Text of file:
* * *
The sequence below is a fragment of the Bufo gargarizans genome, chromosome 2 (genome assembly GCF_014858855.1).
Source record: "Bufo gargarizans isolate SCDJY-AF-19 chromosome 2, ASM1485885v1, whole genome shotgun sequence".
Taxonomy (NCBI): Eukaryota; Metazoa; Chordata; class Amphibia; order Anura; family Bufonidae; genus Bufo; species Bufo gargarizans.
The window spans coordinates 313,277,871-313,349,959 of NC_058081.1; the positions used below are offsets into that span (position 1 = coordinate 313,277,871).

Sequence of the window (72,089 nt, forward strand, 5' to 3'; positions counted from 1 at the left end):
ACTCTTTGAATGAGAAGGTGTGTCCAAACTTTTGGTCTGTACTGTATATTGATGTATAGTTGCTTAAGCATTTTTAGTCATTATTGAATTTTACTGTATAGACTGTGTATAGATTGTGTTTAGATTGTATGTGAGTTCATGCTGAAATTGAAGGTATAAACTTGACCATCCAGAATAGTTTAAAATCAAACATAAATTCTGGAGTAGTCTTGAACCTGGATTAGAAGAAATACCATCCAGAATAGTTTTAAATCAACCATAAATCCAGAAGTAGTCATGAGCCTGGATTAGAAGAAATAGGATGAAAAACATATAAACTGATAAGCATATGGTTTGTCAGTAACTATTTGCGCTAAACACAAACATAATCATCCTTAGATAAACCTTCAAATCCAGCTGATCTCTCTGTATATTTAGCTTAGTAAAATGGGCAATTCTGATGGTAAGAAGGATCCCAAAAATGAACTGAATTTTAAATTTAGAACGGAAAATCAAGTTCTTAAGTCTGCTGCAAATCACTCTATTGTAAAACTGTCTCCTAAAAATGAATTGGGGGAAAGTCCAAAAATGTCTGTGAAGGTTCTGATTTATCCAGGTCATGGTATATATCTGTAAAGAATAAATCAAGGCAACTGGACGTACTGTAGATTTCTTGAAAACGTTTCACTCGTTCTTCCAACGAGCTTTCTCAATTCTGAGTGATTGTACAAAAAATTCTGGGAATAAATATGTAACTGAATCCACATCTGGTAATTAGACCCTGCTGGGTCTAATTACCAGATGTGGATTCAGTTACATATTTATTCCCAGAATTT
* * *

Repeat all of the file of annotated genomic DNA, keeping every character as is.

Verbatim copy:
The sequence below is a fragment of the Bufo gargarizans genome, chromosome 2 (genome assembly GCF_014858855.1).
Source record: "Bufo gargarizans isolate SCDJY-AF-19 chromosome 2, ASM1485885v1, whole genome shotgun sequence".
Taxonomy (NCBI): Eukaryota; Metazoa; Chordata; class Amphibia; order Anura; family Bufonidae; genus Bufo; species Bufo gargarizans.
The window spans coordinates 313,277,871-313,349,959 of NC_058081.1; the positions used below are offsets into that span (position 1 = coordinate 313,277,871).

Sequence of the window (72,089 nt, forward strand, 5' to 3'; positions counted from 1 at the left end):
ACTCTTTGAATGAGAAGGTGTGTCCAAACTTTTGGTCTGTACTGTATATTGATGTATAGTTGCTTAAGCATTTTTAGTCATTATTGAATTTTACTGTATAGACTGTGTATAGATTGTGTTTAGATTGTATGTGAGTTCATGCTGAAATTGAAGGTATAAACTTGACCATCCAGAATAGTTTAAAATCAAACATAAATTCTGGAGTAGTCTTGAACCTGGATTAGAAGAAATACCATCCAGAATAGTTTTAAATCAACCATAAATCCAGAAGTAGTCATGAGCCTGGATTAGAAGAAATAGGATGAAAAACATATAAACTGATAAGCATATGGTTTGTCAGTAACTATTTGCGCTAAACACAAACATAATCATCCTTAGATAAACCTTCAAATCCAGCTGATCTCTCTGTATATTTAGCTTAGTAAAATGGGCAATTCTGATGGTAAGAAGGATCCCAAAAATGAACTGAATTTTAAATTTAGAACGGAAAATCAAGTTCTTAAGTCTGCTGCAAATCACTCTATTGTAAAACTGTCTCCTAAAAATGAATTGGGGGAAAGTCCAAAAATGTCTGTGAAGGTTCTGATTTATCCAGGTCATGGTATATATCTGTAAAGAATAAATCAAGGCAACTGGACGTACTGTAGATTTCTTGAAAACGTTTCACTCGTTCTTCCAACGAGCTTTCTCAATTCTGAGTGATTGTACAAAAAATTCTGGGAATAAATATGTAACTGAATCCACATCTGGTAATTAGACCCTGCTGGGTCTAATTACCAGATGTGGATTCAGTTACATATTTATTCCCAGAATTT